Langston Hughes (1902-1967)
Langston Hughes (1902-1967) wrote 14 books of poetry, three books of translated poetry, 17 books of prose, 11 dramatic works, two well-known autobiographies, and translated one book. When he was a child, his parents divorced and his father moved to Mexico, so he was raised by his grandmother until he was thirteen. He then moved to Illinois to be with his mother and her husband, which is where he first wrote poetry. The family eventually moved to Ohio. After high school, Hughes spent a year in Mexico and a year at Columbia University. He then worked in various jobs and traveled to Africa and Europe before living in Washington, DC for 16 months, which was a rather dark time in his life.
Despite battling feelings of depression and restlessness, his time in Washington, DC was crucial to his writing in that his experiences there fortified his passion for furthering the causes of the lower class black population, which his writing often stemmed from. When he arrived in Washington to live with his mother and cousins, he was quite poor, which was a shock to his dignified cousins who were active in the upper-class social scene of the area and urged him to try to get upper-class jobs in the artistic realm. Hughes was more “down-to-earth” than his cousins, however, and did not mind taking more “common” jobs, seemingly preferring the more humble attitude of them. One important aspect of his time in Washington was his participation in the Saturday Nighters Club, which was the literary salon at Georgia Douglass Johnson’s house, jokingly dubbed the “Half-Way House.” This is where Hughes began making connections with people in the New York segment of the Harlem Renaissance. He also met Waring Cuney, who encouraged him to go to Lincoln University in Pennsylvania.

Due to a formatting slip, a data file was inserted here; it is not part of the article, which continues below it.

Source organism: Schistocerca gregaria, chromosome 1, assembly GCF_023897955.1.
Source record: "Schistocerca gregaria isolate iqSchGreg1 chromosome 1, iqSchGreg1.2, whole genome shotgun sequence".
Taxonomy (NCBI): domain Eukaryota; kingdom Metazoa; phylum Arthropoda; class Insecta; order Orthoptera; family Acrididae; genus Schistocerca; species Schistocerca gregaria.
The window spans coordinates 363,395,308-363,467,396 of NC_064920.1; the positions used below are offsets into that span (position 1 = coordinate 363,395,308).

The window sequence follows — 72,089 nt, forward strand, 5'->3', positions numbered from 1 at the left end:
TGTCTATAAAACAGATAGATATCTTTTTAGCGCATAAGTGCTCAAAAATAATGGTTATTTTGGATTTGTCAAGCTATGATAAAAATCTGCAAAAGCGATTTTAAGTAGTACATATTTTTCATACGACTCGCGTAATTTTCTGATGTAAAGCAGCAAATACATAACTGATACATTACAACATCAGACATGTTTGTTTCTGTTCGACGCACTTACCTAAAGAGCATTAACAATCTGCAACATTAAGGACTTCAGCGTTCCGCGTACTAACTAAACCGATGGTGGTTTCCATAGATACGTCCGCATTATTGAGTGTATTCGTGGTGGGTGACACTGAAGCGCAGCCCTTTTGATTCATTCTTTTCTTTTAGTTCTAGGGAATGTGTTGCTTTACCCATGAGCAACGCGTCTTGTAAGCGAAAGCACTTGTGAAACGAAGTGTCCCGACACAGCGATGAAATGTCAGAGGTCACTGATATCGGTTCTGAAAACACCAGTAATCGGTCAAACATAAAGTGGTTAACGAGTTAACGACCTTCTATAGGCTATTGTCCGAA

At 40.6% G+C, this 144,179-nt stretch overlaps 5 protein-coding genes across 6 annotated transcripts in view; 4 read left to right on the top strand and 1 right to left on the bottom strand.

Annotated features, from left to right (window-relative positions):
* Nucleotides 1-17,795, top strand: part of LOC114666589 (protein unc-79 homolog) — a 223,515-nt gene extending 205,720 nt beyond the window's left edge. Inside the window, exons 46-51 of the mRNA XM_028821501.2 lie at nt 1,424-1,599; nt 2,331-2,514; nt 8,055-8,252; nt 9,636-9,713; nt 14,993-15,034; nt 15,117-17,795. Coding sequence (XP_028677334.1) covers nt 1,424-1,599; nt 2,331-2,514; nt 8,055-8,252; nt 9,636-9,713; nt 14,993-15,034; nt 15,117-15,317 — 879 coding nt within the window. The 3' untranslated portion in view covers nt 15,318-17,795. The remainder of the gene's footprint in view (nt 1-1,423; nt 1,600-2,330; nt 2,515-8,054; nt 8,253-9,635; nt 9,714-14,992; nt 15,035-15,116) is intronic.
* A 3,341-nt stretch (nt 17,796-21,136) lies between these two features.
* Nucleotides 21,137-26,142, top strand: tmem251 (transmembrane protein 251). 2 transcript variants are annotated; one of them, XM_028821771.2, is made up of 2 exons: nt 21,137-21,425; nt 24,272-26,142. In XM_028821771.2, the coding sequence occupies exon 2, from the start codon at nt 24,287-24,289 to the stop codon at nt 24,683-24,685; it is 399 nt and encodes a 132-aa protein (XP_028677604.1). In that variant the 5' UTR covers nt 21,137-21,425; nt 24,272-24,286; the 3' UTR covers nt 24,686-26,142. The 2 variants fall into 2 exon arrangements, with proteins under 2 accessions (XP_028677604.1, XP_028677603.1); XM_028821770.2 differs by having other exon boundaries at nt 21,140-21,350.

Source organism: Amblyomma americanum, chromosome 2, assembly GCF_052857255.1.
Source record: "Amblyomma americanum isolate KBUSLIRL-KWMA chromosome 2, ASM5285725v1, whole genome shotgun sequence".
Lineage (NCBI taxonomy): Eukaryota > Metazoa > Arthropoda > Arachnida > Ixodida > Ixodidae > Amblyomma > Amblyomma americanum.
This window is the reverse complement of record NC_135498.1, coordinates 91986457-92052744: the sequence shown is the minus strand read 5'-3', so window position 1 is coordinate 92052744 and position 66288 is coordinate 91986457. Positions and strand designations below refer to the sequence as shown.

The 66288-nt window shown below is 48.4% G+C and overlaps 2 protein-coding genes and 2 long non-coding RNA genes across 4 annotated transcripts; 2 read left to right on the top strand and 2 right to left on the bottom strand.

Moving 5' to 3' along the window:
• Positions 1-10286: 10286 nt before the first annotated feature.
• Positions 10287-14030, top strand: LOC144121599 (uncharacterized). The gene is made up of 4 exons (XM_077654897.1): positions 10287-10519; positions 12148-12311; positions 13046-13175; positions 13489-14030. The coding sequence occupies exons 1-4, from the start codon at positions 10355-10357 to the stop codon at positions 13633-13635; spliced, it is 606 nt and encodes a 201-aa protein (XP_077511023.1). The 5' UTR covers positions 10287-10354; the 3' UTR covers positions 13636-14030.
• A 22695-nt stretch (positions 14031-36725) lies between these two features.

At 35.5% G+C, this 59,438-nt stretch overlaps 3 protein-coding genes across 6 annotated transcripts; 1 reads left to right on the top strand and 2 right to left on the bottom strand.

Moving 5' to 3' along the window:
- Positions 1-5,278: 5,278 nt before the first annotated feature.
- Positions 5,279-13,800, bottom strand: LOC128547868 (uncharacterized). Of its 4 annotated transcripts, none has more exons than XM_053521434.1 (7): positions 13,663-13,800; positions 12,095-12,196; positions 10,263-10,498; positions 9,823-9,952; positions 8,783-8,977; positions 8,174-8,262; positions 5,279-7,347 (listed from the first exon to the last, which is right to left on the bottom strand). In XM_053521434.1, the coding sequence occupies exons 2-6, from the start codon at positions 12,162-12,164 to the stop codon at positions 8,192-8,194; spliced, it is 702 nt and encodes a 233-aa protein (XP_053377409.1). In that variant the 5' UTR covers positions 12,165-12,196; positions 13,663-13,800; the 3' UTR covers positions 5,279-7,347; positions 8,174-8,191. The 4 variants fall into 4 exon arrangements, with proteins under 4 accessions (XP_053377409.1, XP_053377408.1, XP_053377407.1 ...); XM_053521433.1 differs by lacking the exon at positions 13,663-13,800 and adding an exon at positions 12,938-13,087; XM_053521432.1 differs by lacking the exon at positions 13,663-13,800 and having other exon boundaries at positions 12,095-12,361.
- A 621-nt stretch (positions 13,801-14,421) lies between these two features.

Hughes took Cuney’s advice and moved to Pennsylvania to finish college at Lincoln University, after which he moved to New York. His first novel, Not without Laughter (1930), won the Harmon gold medal for literature. His passion was to write about the common black experience in America with tidbits of their “actual” culture. Hughes was also known for his love of jazz and its influence on his poetry. A few of his poetry books include The Panther and the Lash (1967), Shakespeare in Harlem (1942), and The Weary Blues (1926). Hughes’s residence in New York was given landmark status, and East 127th Street is called the “Langston Hughes Place.” http://www.poets.org/poet.php/prmPID/83 AND http://washingtonart.com/beltway/hughes2.html DC Writers' Homes: http://dcwriters.poetrymutual.org/pages/hughes.html
Written by Monica Root December 2013